New LinkedIn “Privacy Policy:” Be Careful Where You Click

New LinkedIn “Privacy Policy:” Be Careful Where You ClickLinkedIn contains a wealth of important information about business people and is a source of personal and corporate self-marketing.

Many people who use LinkedIn do not even associate it with social media — it is so unlike Facebook and Instagram in that it does not have the sense of immediacy and intimacy that is the attraction, as well as the scourge of traditional social media. However, there is no question that LinkedIn falls within the definition of social media. It is a way of broadcasting personal and corporate thoughts, ruminations, ideas, and requests across the internet, through both desktop and mobile devices, reaching millions of other people simultaneously.

Do you know what you have agreed to when you use LinkedIn?

LinkedIn is totally transparent in telling us what it does with the information that it acquires from users’ use of its social platform. LinkedIn does not hide its intentions. Nothing is hidden. LinkedIn tells the full horror of its data collection techniques right on its website. One only need read to see its Privacy Policy.

Are you aware that if “you live in the U.S., LinkedIn Corp. controls your information”? LinkedIn informs you about this at http://ow.ly/uO4vJ.

What does “control your information” mean? Does LinkedIn really intend to own your identity? More important, how will LinkedIn go about this?

According to its written policy:

“We collect information when you sync non-LinkedIn content — like your email address book, mobile device contacts, or calendar — with your account.”

This means that when you use the full panoply of LinkedIn’s features and 3rd party apps, your private information which is housed on your mobile device or computer may be uploaded to LinkedIn’s servers. Once it has captured your data, what will LinkedIn do with its “control” of your personal information?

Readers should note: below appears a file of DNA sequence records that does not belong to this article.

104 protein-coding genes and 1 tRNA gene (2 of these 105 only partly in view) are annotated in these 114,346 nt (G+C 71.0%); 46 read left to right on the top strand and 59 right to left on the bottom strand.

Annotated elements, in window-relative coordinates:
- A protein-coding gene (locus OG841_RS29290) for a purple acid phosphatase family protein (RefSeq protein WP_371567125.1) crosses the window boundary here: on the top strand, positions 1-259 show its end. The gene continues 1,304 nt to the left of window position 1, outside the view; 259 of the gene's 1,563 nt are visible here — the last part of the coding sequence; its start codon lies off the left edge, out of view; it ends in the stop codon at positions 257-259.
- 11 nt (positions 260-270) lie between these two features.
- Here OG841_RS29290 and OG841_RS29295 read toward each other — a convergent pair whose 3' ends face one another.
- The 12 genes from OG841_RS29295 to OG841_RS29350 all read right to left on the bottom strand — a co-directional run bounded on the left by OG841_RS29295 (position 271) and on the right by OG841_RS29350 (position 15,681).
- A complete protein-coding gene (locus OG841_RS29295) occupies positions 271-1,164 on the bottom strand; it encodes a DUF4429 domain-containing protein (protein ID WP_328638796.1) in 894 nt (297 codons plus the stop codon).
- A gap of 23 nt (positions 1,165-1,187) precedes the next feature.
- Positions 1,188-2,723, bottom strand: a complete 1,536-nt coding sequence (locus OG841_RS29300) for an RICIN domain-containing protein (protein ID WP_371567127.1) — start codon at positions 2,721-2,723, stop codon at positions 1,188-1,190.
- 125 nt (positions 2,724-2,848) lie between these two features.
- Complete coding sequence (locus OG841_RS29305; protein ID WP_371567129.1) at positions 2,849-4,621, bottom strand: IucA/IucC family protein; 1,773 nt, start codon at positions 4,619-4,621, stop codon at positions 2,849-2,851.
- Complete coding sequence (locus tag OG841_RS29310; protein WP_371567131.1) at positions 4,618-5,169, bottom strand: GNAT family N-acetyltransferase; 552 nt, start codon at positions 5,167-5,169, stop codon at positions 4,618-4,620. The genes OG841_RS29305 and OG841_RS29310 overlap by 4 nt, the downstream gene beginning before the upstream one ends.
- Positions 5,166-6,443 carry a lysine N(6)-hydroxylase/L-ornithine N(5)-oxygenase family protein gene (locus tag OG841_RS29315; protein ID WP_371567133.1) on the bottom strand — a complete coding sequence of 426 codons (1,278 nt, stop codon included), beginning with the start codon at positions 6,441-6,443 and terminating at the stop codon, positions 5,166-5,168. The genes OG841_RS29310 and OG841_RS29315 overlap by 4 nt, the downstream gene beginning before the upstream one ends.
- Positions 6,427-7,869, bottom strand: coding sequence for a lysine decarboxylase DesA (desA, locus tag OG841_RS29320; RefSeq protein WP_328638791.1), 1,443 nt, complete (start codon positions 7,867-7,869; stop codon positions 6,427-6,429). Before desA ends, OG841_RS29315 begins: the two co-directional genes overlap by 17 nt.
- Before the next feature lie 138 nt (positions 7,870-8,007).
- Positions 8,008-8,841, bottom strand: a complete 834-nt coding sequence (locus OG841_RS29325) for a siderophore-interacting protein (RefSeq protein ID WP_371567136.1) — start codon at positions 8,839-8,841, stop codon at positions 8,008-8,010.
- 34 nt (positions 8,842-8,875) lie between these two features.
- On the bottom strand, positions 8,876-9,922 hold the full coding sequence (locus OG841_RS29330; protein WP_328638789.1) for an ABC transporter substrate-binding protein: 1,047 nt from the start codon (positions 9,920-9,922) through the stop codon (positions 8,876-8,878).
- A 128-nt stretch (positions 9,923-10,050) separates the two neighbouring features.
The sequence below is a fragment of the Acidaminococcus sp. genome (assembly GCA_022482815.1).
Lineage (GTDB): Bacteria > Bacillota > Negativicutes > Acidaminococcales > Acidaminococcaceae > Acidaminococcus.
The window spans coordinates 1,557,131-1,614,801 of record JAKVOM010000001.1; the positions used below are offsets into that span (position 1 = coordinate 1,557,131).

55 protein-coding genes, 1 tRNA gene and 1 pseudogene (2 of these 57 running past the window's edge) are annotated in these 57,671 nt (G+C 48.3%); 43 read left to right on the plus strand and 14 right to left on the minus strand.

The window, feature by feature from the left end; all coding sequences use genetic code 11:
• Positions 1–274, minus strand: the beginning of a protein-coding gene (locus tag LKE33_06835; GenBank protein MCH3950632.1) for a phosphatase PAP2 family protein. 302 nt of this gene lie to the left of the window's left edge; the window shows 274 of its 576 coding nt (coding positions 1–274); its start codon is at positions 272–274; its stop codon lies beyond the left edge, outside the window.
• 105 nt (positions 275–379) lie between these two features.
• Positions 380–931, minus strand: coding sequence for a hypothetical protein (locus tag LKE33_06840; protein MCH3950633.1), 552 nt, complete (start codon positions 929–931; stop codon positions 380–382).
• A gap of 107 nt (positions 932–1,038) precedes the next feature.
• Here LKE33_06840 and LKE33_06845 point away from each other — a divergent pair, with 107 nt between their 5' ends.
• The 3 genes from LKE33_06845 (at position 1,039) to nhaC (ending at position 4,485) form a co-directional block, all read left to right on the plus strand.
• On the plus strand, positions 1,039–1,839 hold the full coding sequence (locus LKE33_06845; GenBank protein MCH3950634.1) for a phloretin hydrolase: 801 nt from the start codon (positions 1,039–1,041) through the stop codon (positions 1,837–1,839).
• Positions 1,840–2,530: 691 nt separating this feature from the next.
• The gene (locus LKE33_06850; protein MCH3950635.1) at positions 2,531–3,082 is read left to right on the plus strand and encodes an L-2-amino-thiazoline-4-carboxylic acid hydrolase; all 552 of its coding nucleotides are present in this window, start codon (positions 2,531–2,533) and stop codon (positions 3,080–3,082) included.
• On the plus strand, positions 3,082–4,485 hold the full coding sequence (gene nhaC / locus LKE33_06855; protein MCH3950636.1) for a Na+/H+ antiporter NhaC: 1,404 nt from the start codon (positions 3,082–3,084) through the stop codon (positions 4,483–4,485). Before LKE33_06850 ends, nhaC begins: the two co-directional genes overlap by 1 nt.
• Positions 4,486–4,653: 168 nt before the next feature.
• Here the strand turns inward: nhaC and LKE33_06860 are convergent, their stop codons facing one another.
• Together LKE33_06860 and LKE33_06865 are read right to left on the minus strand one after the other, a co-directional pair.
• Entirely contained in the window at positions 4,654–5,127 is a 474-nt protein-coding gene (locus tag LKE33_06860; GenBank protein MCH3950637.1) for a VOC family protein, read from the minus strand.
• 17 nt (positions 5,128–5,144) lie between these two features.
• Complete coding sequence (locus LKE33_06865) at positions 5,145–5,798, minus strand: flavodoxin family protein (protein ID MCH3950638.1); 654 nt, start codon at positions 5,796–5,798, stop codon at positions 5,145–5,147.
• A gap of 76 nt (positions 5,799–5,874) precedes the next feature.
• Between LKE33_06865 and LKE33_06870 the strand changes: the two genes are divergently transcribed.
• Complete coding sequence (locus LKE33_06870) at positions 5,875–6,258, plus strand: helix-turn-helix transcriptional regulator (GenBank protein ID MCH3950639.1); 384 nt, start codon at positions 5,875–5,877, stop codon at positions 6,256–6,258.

For the social media platform, the answer is straightforward:

“We target ads to you on and off LinkedIn, including by your use of LinkedIn (for example, your LinkedIn search history) or clicking on a LinkedIn ad.”

“Advertisers receive the URL of the page that you are on when you click an ad on LinkedIn.”

By signing up for LinkedIn (or for that matter, for most social media platforms), you automatically opt-in to allow the flow of a wealth of information about you: from LinkedIn to its advertisers, which then resell the information to data collection companies and send targeted mobile and static advertisements to you.

Did you intend to? You joined LinkedIn to connect with business colleagues, but in actuality, you also consented to the use, by this social media company, to collect, use, store, sell, rent, and publish your geolocation information, behavior, desires, and characteristics.

Once you have opened your LinkedIn account, you have opened a Pandora’s box that cannot be closed, even if you terminate your account:

“We keep your information for as long as your account is active. We may keep certain information even after you close your account if it is necessary to comply with our legal obligations, meet regulatory requirements, resolve disputes, prevent fraud and abuse, or enforce this agreement.”

“LinkedIn’s Customer Service may retain information for as long as is necessary to provide support-related reporting and trend analysis only, but we generally delete or de-personalize closed account data.”

Finally, many other websites allow users to log on by entering their LinkedIn password and username, for the ease of simplicity. That ease comes with a price tag. For LinkedIn:

“We receive information when you use your LinkedIn account to log in to a third-party website or application.”

Is it time for us to log off LinkedIn?

Featured image courtesy of Josh Hallett licensed via Creative Commons.

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Paul Rubell

Paul is an Equity Partner with business law firm Meltzer, Lippe, Goldstein, and Breitstone, LLP. Paul practices in the firm’s Corporate Law Group, and heads its Social Media and Cloud Computing Groups. He is a trusted advisor to business owners and helps entrepreneurs solve the legal, business, tax, and cash flow issues that confront their companies each day. Paul advises technology companies about software licensing, cloud computing, social media, privacy, technology transfer, intellectual property, and cutting-edge legal and technological innovation. For operating companies, he provides day-to-day legal and business advice, contract review, and strategic planning. Paul also renders sophisticated counsel for extraordinary and liquidity transactions.